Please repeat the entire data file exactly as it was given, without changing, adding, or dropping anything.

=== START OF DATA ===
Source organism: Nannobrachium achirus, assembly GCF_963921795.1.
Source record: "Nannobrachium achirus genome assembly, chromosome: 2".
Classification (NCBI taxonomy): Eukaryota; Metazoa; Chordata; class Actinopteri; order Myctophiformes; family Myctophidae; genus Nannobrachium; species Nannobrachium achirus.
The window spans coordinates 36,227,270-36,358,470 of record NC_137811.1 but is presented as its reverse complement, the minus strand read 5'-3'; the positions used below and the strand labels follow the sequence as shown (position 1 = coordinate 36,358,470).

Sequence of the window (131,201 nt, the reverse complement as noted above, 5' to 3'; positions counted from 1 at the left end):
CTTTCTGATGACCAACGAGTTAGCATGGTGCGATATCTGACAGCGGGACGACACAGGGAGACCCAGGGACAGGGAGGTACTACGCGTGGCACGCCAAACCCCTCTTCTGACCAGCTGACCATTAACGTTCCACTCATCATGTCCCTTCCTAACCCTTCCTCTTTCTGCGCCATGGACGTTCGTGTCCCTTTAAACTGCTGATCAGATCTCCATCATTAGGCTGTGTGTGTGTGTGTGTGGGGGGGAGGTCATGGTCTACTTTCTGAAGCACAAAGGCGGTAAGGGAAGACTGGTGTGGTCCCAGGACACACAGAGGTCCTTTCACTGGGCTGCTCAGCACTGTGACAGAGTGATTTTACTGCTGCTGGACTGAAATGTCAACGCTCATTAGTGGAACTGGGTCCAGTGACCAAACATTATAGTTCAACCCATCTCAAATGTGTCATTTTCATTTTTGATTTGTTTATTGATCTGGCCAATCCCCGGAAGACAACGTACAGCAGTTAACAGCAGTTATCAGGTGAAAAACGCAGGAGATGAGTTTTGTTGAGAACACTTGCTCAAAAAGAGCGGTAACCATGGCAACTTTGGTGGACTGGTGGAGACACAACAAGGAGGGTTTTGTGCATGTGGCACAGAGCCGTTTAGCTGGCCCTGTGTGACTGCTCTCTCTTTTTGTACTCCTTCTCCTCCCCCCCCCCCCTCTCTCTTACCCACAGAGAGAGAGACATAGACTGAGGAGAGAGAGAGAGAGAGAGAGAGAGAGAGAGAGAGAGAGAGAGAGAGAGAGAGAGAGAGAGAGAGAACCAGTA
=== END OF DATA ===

Source organism: Nannobrachium achirus, assembly GCF_963921795.1.
Source record: "Nannobrachium achirus genome assembly, chromosome: 2".
Classification (NCBI taxonomy): Eukaryota; Metazoa; Chordata; class Actinopteri; order Myctophiformes; family Myctophidae; genus Nannobrachium; species Nannobrachium achirus.
The window spans coordinates 36,227,270-36,358,470 of record NC_137811.1 but is presented as its reverse complement, the minus strand read 5'-3'; the positions used below and the strand labels follow the sequence as shown (position 1 = coordinate 36,358,470).

Sequence of the window (131,201 nt, the reverse complement as noted above, 5' to 3'; positions counted from 1 at the left end):
CTTTCTGATGACCAACGAGTTAGCATGGTGCGATATCTGACAGCGGGACGACACAGGGAGACCCAGGGACAGGGAGGTACTACGCGTGGCACGCCAAACCCCTCTTCTGACCAGCTGACCATTAACGTTCCACTCATCATGTCCCTTCCTAACCCTTCCTCTTTCTGCGCCATGGACGTTCGTGTCCCTTTAAACTGCTGATCAGATCTCCATCATTAGGCTGTGTGTGTGTGTGTGTGGGGGGGAGGTCATGGTCTACTTTCTGAAGCACAAAGGCGGTAAGGGAAGACTGGTGTGGTCCCAGGACACACAGAGGTCCTTTCACTGGGCTGCTCAGCACTGTGACAGAGTGATTTTACTGCTGCTGGACTGAAATGTCAACGCTCATTAGTGGAACTGGGTCCAGTGACCAAACATTATAGTTCAACCCATCTCAAATGTGTCATTTTCATTTTTGATTTGTTTATTGATCTGGCCAATCCCCGGAAGACAACGTACAGCAGTTAACAGCAGTTATCAGGTGAAAAACGCAGGAGATGAGTTTTGTTGAGAACACTTGCTCAAAAAGAGCGGTAACCATGGCAACTTTGGTGGACTGGTGGAGACACAACAAGGAGGGTTTTGTGCATGTGGCACAGAGCCGTTTAGCTGGCCCTGTGTGACTGCTCTCTCTTTTTGTACTCCTTCTCCTCCCCCCCCCCCCTCTCTCTTACCCACAGAGAGAGAGACATAGACTGAGGAGAGAGAGAGAGAGAGAGAGAGAGAGAGAGAGAGAGAGAGAGAGAGAGAGAGAGAGAGAGAGAGAACCAGTA